One of the blogs I like to check out is the Baseball Card Blog. Recent conversations have centered around collecting in general, and the "thrill" many collectors get when they open a pack cards from around the time they were kids. I love opening packs of cards. Yeah, I can buy whole team sets off the 'Net, and often do. But, there is something different about opening packs of cards, trying build my own team set. Or opening a pack to discover some player I had forgotten or someone I loved to watch as a kid. Guys like J.R. Richard, Cal Ripken Jr, Ozzie Smith, Cory Snyder, Len Barker, and others. Some of them are 'stars' only in my memories, while others achieved legendary status. There is the feel of the cards, too. Some are flimsy, some are thick. Some have very cool holographic images or game-used pieces of jerseys or bats. For me, though, the simplest cards tend to be the ones I love the most. In a response to a post on that site, I talked about my all-time favorite card in my collection - 1952 Bowman Dale Mitchell that I accidentally folded around a rubber band.
That doesn't matter (that it is in such bad shape) because it is the first "oldie" I bought as a kid. It was mid-to-late seventies and my Dad's parents lived in Cleveland. Down the road from where they lived was a hobby shop that sold Indians cards. I saw the '52 Bowman card sitting under the glass. It was a whole 25 cents! That was not a lot of money to me then, but it was the most I had ever spent on ONE CARD. I treasured it for years, carefully handling it wherever I went, showing it off to friends like it was a Mickey Mantle or something. One day, I picked up the stack of cards that it rested on top. The cards were held together with a rubber band (a gum band, we call them where I'm from...), and my hand slipped as I lifted the stack. Of course, my finger caught the card on top, and folded in half around the rubber band. My heart sank instantly, and then I cursed myself under my breath for being so stupid. Throughout the years, I had been tempted to just throw the ruined card away. But, I just couldn't seem to let go of it. Now, it has a safe spot in my 3-ring binders of cards, along with 4500 or so of its closest buddies... :-)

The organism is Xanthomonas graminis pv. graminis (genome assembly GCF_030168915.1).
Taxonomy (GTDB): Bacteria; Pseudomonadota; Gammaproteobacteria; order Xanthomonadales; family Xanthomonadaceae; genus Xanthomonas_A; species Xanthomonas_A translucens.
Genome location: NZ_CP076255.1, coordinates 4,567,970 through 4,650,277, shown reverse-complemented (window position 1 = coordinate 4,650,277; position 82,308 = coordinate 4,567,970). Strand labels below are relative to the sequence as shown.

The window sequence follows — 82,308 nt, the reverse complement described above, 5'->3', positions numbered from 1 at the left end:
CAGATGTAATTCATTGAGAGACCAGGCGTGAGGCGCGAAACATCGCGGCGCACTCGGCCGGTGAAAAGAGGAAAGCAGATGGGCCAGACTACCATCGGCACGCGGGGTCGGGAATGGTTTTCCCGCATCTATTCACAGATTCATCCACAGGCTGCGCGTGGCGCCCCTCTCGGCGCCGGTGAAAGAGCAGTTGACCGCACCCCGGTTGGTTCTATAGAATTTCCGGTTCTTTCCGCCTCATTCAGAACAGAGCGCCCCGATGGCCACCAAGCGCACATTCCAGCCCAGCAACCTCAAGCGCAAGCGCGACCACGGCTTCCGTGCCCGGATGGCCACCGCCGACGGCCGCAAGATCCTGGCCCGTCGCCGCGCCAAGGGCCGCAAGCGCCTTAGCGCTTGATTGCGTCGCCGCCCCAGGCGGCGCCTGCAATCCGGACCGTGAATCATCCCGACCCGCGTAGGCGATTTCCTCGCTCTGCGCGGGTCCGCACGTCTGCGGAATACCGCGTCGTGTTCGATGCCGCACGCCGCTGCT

I rode with Mom out to Dad's grave site this evening. We took shovels and a rake and smoothed out/flattened down the sand/dirt that had been caving into the spot where Dad's body lays. When the situation requires it, I find I am able to do things I would not otherwise think I would be able to handle. I don't know if my need to be 'strong' during those times kicks in or what it is. I save my emotions for after whatever task is at hand, and usually even then, I'm usually not overly emotional. We each have our own way of handling feelings and emotions. Writing helps me get a lot of things out that I don't verbalize in other ways. Writing is my mode of expression. I wish sometimes it were painting or music, but alas, I was not blessed with such artistic talents.
It seems you have fallen victim yet again to the random musings of that which popped in my head... Good Night, and be careful out there (old "Hill Street Blues" reference..)
Wow. That's something about that baseball coach. It just goes to show ya, when it's your time, it's your time.ReplyDelete
Glad Tyler had a good birthday. I can't believe he's 12! I remember when he was just a toddler and looking at himself in the mirrored doors of my china cupboard!
Writing helped me deal with my grief, too. When pap died, I went to the cemetary alot and just talked to him. That helped me with losing him and the writing helped me with the loss of your dad. When I think about it sometimes, it just seems weird to me. Weird that the last time I saw him, was when we came down to surprise your mom for Christmas. Now, that whole event is so much more precious. So, I just remember all the crazy things about your dad and smile to myself......